The Professor’s Daughter by Joanne Sfar and Emmanuel Guibert, 2007, First Second Books (Fantasy/ Historical Fiction/ Graphic Novel)
It’s a romance for the ages, told in that most colorful of narrative forms: the graphic novel. Lillian (pert and pretty) and Imhotep (dashing and dapper) are in love, and the duo makes quite a splash as they gad about Victorian-era London. Of course, many obstacles stand in their way—Lillian is the daughter of an eminent archeology professor, and Imhotep is a bandage-wrapped mummified Prince of Ancient Egypt. Imhotep is three-thousand years old and somewhat out of touch with modern life (a single cuppa turns him into a drunken mess, insulting gentlemen and wrecking tea rooms), and Lillian’s father is unlikely to approve the match (“You are the property of the British Museum. You are dead. Stay out of this!” the Professor cries when he discovers the mummy and his daughter in each other’s arms). Imhotep’s own mummified dad, the British police force, and Queen Victoria herself get tangled up in this whimsical romantic omedy. As the sprightly forms of Lillian and Imhotep dart across the pages, readers become enchanted by the pair’s hijinks and adventures. Originally published in France in 1997, The Professor’s Daughter was translated by noted graphic novel press First Second Books in 2007. Author and artist collaborators Joann Sfar and Emmanuel Guibert are in fine form here—cheeky humor and expressive illustrations combine for a truly delightful romp.
The Red Pyramid: The Kane Chronicles, Book 1 by Rick Riordan, 2010, Hyperion Books for Children (Children’s Fiction/ Fantasy/ Adventure)
Author Rick Riordan is best known for his Percy Jackson and the Olympians books that combine the pantheon of Greek gods with a rag-tag bunch of modern kids on a heroic quest to save the world. In his new series, The Kane Chronicles, Riordan mines the equally rich Egyptian mythos for a similar but no less exciting adventure. Book one introduces Carter Kane (age 14) and Sadie Kane (age 12). Since the death of their mother six years ago, these siblings have lived separate lives. Carter roams the globe with his Egyptologist father, Julius, while Sadie lives in England with grandparents. The scattered family is reunited one Christmas Eve when Julius Kane brings his children to the British Museum. What happens there results in the destruction of the Rosetta Stone, the disappearance of Carter and Sadie’s dad, and the unleashed power of the ancient Egyptian god of chaos. This god, Set, is of course out to destroy the world and Carter and Sadie—who begin to display some unique powers of their own—are the only ones who can stop him. They are aided (and educated in Egyptian lore) by a colorful cast of magicians, gods, goddesses, and monsters. Sadie is cheeky and tenaciously curious; Carter is cautious but steadfast. The siblings’ banter (the tale is presented as a transcript of an audio recording) is as much fun as the action-packed chapters, and it’s a refreshing to have a female hero join a genre that finally features main characters with a biracial heritage (the Kane kids have a black father and a white mother). Riordan brings ancient Egypt to life and sends it crashing into the modern world. The result is non-stop, dynamic, rip-roaring adventure.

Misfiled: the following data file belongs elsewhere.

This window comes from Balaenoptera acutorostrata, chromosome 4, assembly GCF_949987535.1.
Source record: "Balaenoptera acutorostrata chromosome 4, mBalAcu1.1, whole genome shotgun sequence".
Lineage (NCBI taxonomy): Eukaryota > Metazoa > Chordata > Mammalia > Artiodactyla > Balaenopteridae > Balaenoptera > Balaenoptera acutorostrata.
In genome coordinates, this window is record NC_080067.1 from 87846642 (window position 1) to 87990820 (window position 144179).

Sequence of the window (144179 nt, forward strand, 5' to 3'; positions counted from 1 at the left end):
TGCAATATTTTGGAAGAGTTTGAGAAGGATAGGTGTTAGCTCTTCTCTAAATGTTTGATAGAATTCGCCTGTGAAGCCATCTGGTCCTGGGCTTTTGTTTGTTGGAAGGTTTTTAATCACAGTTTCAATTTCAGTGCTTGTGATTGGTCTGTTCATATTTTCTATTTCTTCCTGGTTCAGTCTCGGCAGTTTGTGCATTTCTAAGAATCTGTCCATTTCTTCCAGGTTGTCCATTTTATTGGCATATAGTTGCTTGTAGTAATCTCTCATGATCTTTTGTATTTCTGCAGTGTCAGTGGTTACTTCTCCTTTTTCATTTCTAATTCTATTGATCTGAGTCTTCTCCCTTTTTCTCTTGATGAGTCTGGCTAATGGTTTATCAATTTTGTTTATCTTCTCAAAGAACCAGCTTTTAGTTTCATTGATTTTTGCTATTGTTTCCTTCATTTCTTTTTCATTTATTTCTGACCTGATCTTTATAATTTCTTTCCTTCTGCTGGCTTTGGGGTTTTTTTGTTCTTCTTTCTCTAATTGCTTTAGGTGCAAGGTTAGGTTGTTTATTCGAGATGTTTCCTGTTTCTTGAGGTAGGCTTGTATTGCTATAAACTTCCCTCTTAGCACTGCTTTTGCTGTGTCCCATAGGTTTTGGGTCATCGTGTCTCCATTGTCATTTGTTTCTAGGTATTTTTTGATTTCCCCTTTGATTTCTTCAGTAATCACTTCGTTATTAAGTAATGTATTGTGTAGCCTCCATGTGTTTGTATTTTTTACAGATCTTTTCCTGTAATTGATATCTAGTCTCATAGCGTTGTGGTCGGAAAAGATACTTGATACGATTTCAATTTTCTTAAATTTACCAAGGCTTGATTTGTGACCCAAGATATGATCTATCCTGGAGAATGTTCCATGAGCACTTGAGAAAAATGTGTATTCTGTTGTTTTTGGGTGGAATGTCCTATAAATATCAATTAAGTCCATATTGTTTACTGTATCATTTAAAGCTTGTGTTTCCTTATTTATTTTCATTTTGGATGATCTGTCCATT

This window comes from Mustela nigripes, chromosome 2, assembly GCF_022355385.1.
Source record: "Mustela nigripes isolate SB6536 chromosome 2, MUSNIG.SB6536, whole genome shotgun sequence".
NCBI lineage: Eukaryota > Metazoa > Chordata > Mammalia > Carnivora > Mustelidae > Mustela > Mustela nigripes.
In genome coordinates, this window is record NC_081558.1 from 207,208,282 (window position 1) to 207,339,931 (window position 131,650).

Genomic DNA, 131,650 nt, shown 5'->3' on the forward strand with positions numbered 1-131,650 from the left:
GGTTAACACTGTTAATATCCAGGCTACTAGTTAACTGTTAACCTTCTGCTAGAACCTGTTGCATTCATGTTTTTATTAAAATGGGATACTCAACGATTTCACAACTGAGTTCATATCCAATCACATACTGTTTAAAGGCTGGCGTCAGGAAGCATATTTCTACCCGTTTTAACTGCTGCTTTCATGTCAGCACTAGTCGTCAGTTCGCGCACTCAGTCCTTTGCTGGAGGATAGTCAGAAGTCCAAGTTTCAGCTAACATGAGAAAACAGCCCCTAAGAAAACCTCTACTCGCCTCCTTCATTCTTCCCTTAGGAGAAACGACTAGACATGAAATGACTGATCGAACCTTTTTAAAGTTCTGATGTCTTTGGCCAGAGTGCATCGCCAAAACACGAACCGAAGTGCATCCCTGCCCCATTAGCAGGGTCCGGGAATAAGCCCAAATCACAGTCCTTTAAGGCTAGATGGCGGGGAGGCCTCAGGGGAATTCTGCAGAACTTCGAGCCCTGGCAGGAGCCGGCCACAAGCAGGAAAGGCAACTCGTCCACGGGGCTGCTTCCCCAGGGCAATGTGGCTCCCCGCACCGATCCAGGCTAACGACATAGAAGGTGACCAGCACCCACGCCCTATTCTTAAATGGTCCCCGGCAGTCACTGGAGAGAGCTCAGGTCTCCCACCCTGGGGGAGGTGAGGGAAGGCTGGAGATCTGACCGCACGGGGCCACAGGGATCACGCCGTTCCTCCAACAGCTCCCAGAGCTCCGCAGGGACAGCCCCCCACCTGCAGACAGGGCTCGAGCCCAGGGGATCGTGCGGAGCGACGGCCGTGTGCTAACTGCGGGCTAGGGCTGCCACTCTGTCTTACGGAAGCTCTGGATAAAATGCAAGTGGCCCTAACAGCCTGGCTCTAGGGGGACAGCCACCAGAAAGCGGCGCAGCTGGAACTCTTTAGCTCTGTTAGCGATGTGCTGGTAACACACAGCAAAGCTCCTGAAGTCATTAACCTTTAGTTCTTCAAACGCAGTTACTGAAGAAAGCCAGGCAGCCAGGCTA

Tutankhamen: The Life and Death of the Boy-King by Christine El Mahdy, 2000, St. Martin’s Press (Nonfiction/ Ancient Egyptian History/ Pharaohs/ Biography)
Name an Egyptian pharaoh. Ten to one, the words “King Tut” came rolling out of your mouth almost automatically. When Pharaoh Tutankhamen’s untouched tomb was discovered in 1922 filled to the brim with gold and precious stones, it caused a worldwide sensation. And when several of the people involved in the excavation died of “mysterious causes” attributed to an ancient curse, Tut’s popularity went through the roof. But really, we know very little about the actual life and death of this immensely famous ancient ruler. With Tutankhamen: The Life and Death of the Boy-King, British Egyptologist Christine El Mahdy investigates the mystery that lies behind the legend. El Mahdy devoted most of her life and career to the study of Egypt’s 18th Dynasty, which ruled the country more than 3,500 years ago. She outlines the ancient geography, culture, religion, politics, and society. She relates Tutankhamen’s family tree and describes the unique period into which he was born—the pharaoh before Tut was Ahkenaten, the heretic king who turned his back on Egypt’s traditional array of gods and built a brand new city in sole honor of the sun god. She describes the riveting account of the discovery of Tut’s tomb in 1922 by Howard Carter. And she constructs a new biography of Tutankhamen, this young man who was crowned king at the age of seven, died in his tender teenage years, and was entombed with almost unimaginable wealth. Tutankhamen is accessible, intriguing, intellectual, and brimming over with the author’s unmistakable enthusiasm for her subject.